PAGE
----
This study examines the nexus of gender and migration, specifically exploring the geographies of gender entwined with the lives of Filipino heterosexual couples staying in Belgium. It tries to shed light to the (re)structuring of couples’ gender ideologies and praxis given the mediation of migration. By unpacking the emerging configurations and patterns, this study elucidates how these gender relations and transformations are imbricated in time and space. Canvassed literature and this study’s data show that gender norms and roles generally signify clear-cut demarcations between Filipino men and women in the Philippines brought about by the country’s colonial past and neocolonial present. The elusiveness of development in the Philippines wrought by the neoliberal order led the Filipino couples to pursue their development imaginaries in a foreign land, which in turn, have opened up horizons for the redefinition of their masculinity/femininity. These development imaginaries, which are mainly hinged on their family-centered principles and which economic pursuit has a salient role to play, are instrumental for the shifts in the gender norms, roles and asymmetry of Filipino couples in Belgium. In the process, a transgression of gender barriers transpires and new gender subjectivities arise.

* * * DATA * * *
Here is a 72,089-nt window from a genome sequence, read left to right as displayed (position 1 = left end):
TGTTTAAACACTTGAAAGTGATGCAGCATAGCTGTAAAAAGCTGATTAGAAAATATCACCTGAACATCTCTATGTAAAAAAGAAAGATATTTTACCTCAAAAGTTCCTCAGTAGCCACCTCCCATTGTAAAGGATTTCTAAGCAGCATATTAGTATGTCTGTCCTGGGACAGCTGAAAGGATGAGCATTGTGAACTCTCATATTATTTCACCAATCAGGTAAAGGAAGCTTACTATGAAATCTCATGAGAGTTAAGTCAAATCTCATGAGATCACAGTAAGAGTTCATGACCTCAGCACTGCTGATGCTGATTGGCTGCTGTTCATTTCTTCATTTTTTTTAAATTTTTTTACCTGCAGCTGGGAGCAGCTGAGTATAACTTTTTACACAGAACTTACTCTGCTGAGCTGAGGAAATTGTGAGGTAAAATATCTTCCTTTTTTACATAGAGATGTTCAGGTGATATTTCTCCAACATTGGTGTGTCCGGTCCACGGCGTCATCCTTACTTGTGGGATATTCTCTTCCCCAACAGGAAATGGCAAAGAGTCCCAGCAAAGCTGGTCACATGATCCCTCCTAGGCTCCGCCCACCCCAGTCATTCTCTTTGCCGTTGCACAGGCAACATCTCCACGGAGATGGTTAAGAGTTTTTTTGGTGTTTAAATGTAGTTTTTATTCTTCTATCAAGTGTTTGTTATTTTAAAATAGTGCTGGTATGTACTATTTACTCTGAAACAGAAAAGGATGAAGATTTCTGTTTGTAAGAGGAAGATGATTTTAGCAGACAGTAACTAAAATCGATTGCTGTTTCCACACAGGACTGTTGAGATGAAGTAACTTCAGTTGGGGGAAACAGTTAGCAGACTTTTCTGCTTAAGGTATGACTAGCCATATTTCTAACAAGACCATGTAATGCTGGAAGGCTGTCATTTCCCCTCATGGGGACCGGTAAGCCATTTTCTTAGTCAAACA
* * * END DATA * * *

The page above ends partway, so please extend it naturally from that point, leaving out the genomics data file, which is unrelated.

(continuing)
Keywords: Filipino couples, migration, gender, gender norms, gender roles, gender (a)symmetry, gender subjectivities, familism, development imaginaries, neoliberalism
About the Study
This formed part of my Advanced Master’s program in Cultural Anthropology and Development Studies at the Katholiek Universiteit Leuven, Belgium, AY 2018-2019.
Time frame: September 2018-May 2019
Funding: This study was made possible through the full scholarship I received from VLIR-UOS.
Photo by Tim Mossholder from Unsplash